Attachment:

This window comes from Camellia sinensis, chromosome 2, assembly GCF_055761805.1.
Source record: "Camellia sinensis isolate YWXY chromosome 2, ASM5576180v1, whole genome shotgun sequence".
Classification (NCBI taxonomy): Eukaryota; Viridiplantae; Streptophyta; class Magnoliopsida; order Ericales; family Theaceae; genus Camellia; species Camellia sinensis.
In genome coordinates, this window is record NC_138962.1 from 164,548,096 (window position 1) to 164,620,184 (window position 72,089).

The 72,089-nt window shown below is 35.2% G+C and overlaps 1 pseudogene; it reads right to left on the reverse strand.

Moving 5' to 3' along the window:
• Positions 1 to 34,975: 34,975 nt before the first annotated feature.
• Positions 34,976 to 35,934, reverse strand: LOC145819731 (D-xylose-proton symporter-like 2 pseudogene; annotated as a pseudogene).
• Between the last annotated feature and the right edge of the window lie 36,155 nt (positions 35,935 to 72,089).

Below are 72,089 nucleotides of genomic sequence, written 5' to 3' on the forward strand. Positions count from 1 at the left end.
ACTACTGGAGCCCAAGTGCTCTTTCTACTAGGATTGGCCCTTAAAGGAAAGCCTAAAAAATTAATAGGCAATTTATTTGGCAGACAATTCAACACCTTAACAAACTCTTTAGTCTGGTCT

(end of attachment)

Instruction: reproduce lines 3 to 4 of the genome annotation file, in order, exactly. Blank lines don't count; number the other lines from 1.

Classification (NCBI taxonomy): Eukaryota; Viridiplantae; Streptophyta; class Magnoliopsida; order Ericales; family Theaceae; genus Camellia; species Camellia sinensis.
In genome coordinates, this window is record NC_138962.1 from 164,548,096 (window position 1) to 164,620,184 (window position 72,089).